A doctor takes in a mysterious man who washes ashore at her remote cottage with a gunshot wound. Quickly they both learn the killer has arrived to finish the job, while a storm has cut them off from the mainland.
A man called Major is in Cairo after being released from a German Prison. He is there to proceed with his plan to steal the jewelry from the King Tutankhamen exhibit at the national gallery... See full summary »
In Cairo on her own as she waits for her husband, Juliette finds herself caught in a whirlwind romance with his friend Tareq, a retired cop. As Tareq escorts Juliette around the city, they find themselves in the middle of a brief affair that catches them both unawares. Written by
Pusan International Film Festival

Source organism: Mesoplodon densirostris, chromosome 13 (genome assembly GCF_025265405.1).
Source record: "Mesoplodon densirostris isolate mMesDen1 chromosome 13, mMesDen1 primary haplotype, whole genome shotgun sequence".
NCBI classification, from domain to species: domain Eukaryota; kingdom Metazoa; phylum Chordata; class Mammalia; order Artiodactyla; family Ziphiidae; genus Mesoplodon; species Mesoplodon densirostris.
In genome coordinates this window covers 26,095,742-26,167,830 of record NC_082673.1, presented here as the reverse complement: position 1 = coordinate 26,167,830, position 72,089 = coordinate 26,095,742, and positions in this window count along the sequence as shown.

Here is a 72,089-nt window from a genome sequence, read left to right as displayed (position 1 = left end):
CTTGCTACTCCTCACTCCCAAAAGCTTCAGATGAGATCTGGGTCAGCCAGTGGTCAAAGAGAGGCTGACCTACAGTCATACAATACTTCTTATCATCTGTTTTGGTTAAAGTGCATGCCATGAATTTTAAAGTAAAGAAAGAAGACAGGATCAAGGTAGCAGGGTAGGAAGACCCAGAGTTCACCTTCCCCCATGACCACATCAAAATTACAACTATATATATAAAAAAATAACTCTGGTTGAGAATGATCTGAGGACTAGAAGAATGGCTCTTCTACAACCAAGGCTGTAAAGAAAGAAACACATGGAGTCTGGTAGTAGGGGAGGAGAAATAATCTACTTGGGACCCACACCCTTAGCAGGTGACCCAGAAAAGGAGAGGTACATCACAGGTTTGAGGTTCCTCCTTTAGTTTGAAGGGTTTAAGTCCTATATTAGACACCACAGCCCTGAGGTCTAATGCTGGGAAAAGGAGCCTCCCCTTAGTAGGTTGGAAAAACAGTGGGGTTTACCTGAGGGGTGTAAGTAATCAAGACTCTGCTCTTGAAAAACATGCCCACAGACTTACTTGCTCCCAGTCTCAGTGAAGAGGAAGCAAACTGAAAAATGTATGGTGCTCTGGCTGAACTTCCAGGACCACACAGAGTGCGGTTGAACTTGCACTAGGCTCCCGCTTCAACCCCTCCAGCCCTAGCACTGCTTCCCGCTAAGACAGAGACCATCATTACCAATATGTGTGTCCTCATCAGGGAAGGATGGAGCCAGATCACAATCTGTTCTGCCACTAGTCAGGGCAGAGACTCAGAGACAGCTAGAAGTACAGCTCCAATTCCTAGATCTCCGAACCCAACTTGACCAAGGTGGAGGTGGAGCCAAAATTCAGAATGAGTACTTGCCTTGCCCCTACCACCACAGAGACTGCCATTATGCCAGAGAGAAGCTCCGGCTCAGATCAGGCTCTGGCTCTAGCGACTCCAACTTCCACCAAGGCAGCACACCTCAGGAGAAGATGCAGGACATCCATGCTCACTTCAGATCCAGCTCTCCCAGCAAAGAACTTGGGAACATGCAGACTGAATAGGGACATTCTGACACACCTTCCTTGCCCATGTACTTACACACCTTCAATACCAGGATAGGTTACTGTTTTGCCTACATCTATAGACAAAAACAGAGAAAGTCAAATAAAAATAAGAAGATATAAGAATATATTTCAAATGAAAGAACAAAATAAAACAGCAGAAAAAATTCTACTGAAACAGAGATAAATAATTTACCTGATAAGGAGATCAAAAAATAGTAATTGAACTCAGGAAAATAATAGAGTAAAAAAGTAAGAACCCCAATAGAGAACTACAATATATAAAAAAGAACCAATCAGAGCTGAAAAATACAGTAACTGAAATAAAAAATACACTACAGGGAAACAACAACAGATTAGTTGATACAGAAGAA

Cairo Time is an exquisite feast for the eyes, ears and eventually, the heart. Ruba Nadda takes us on a tour of Cairo which flows so well because it appears complete even down to such minute details such as showing street children selling bobby pins, a wild motorcycle driver nearly hitting the film's heroine, and Egyptian hit songs playing on a taxi's radio. In contrast with the high energy scenes of Cairo's bustling city life are dreamy, beautifully composed shots of the city's classical architecture, the Egyptian pyramids and The White Desert, all which give the impression that they are frozen in time. But, the time in Cairo Time is hardly stagnant. The film's stunning images, rich music and moving love story about a bored workaholic Canadian married woman whose passion for love and life is awoken by her relationship with a Egyptian man interplay so beautifully that the film appears seamless. Patricia Clarkson (Juliette) and Alexander Siddig (Tareq) convincingly play a couple whose professional relationship transforms into a love relationship over time. Both actors show off their fine acting skills by expressing the characters' love for each other through their subtle uses of body language and eye contact. Each views the other as a kind of "forbidden fruit", yet neither one can hide their desire for the other. The quiet intensity of their passion is almost deafening. Cairo Time works because it does so well what many other contemporary films don't do. It takes you to another place and time, one of the main reasons we go to the movies.
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